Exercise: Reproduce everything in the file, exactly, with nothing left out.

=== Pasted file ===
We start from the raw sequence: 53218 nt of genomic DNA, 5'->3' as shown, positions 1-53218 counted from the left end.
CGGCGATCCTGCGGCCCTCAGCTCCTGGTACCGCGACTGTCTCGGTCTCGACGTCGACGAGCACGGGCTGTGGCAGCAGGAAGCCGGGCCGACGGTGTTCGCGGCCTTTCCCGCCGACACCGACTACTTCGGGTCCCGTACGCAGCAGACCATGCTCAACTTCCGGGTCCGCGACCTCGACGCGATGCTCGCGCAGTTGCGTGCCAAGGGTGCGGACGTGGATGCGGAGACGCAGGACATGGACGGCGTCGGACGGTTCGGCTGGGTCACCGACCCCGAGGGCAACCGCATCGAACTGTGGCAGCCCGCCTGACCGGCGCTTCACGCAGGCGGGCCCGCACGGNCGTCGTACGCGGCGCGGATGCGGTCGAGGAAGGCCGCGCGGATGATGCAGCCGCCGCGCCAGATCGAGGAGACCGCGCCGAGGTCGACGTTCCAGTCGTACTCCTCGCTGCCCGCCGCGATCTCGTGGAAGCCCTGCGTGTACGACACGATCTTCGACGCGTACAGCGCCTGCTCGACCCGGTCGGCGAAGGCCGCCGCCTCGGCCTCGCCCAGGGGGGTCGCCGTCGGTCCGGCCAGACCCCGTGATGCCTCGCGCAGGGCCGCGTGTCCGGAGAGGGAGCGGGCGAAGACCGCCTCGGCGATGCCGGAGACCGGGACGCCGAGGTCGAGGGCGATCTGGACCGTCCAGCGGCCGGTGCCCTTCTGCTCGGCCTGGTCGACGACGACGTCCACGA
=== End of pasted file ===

We start from the raw sequence: 53218 nt of genomic DNA, 5'->3' as shown, positions 1-53218 counted from the left end.
CGGCGATCCTGCGGCCCTCAGCTCCTGGTACCGCGACTGTCTCGGTCTCGACGTCGACGAGCACGGGCTGTGGCAGCAGGAAGCCGGGCCGACGGTGTTCGCGGCCTTTCCCGCCGACACCGACTACTTCGGGTCCCGTACGCAGCAGACCATGCTCAACTTCCGGGTCCGCGACCTCGACGCGATGCTCGCGCAGTTGCGTGCCAAGGGTGCGGACGTGGATGCGGAGACGCAGGACATGGACGGCGTCGGACGGTTCGGCTGGGTCACCGACCCCGAGGGCAACCGCATCGAACTGTGGCAGCCCGCCTGACCGGCGCTTCACGCAGGCGGGCCCGCACGGNCGTCGTACGCGGCGCGGATGCGGTCGAGGAAGGCCGCGCGGATGATGCAGCCGCCGCGCCAGATCGAGGAGACCGCGCCGAGGTCGACGTTCCAGTCGTACTCCTCGCTGCCCGCCGCGATCTCGTGGAAGCCCTGCGTGTACGACACGATCTTCGACGCGTACAGCGCCTGCTCGACCCGGTCGGCGAAGGCCGCCGCCTCGGCCTCGCCCAGGGGGGTCGCCGTCGGTCCGGCCAGACCCCGTGATGCCTCGCGCAGGGCCGCGTGTCCGGAGAGGGAGCGGGCGAAGACCGCCTCGGCGATGCCGGAGACCGGGACGCCGAGGTCGAGGGCGATCTGGACCGTCCAGCGGCCGGTGCCCTTCTGCTCGGCCTGGTCGACGACGACGTCCACGA